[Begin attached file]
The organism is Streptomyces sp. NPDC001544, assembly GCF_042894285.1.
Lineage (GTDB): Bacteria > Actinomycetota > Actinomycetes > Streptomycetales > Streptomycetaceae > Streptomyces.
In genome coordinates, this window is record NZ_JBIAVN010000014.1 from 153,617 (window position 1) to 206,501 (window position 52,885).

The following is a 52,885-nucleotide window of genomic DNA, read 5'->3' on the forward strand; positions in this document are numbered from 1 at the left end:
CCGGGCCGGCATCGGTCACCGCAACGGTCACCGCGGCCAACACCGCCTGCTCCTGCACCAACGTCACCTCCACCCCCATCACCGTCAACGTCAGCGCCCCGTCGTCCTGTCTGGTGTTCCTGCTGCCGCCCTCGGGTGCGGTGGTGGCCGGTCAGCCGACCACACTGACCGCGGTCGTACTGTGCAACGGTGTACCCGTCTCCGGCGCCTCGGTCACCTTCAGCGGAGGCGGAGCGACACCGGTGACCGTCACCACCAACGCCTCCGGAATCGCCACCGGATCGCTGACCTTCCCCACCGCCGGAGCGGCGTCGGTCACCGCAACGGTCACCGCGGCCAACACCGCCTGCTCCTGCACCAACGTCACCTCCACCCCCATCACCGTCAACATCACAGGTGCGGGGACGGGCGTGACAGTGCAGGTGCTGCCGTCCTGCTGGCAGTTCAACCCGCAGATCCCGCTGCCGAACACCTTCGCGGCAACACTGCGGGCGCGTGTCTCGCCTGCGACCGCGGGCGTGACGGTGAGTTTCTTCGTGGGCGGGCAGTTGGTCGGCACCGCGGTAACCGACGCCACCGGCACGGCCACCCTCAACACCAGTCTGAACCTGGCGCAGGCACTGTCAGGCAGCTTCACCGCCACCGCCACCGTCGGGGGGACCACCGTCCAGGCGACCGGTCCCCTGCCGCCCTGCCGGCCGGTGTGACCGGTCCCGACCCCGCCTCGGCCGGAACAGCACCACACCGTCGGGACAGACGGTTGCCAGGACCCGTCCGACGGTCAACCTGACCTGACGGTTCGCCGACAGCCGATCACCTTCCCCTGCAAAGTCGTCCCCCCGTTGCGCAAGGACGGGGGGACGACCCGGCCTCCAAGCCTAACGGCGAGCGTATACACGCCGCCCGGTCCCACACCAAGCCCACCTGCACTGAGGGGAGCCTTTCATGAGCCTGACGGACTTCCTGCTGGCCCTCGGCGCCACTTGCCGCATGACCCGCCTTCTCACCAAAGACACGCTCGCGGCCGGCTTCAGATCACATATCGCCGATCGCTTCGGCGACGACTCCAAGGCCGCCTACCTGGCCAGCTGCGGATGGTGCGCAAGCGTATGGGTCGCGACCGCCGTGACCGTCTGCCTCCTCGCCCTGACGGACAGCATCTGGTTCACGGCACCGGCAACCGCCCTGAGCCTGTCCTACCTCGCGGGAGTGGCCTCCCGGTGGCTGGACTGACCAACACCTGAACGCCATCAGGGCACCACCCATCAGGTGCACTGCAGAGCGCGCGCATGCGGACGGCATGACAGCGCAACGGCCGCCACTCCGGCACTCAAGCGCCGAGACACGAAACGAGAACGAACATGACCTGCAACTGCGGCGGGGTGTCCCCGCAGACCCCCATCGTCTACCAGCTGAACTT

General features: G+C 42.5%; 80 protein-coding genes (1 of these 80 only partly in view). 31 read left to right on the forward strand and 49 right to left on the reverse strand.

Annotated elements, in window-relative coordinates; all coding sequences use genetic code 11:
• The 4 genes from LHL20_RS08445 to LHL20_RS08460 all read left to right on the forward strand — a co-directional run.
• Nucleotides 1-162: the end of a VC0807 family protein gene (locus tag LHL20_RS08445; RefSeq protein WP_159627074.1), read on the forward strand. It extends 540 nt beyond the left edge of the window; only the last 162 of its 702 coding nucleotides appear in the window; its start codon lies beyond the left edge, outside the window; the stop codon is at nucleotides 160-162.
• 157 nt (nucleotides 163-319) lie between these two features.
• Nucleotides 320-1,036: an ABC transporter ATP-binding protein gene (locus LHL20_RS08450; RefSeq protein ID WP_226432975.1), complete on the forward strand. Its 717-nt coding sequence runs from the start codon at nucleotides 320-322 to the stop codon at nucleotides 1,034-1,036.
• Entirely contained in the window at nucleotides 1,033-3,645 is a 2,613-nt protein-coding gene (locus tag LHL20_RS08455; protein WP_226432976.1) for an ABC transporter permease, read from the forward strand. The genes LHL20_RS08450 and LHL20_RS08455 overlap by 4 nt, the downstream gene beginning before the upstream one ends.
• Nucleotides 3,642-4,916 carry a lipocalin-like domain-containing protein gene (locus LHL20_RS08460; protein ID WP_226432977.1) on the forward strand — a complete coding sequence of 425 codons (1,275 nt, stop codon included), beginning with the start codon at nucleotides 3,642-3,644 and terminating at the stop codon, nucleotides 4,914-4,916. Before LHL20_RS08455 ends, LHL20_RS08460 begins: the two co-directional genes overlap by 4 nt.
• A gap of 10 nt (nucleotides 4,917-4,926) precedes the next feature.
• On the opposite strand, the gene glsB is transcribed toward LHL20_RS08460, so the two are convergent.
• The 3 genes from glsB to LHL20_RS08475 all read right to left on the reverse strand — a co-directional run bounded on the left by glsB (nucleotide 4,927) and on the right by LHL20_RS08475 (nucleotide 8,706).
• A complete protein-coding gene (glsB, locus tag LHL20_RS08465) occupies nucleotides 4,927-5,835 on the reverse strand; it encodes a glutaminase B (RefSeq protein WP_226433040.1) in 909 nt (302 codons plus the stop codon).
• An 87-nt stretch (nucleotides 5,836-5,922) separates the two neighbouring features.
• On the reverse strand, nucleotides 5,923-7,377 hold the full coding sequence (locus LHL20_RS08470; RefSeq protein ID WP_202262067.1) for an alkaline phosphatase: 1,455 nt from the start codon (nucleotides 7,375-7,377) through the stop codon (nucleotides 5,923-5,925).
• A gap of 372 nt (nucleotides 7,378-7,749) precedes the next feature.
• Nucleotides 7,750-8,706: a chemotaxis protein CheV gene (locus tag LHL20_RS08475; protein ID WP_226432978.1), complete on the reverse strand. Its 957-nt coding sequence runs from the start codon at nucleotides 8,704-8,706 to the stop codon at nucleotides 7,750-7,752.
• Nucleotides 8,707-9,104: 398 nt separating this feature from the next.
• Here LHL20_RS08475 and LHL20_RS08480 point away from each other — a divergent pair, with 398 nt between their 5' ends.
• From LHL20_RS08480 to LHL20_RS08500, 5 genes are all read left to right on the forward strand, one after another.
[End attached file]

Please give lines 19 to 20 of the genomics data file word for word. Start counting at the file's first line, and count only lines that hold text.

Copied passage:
• On the reverse strand, nucleotides 5,923-7,377 hold the full coding sequence (locus LHL20_RS08470; RefSeq protein ID WP_202262067.1) for an alkaline phosphatase: 1,455 nt from the start codon (nucleotides 7,375-7,377) through the stop codon (nucleotides 5,923-5,925).
• A gap of 372 nt (nucleotides 7,378-7,749) precedes the next feature.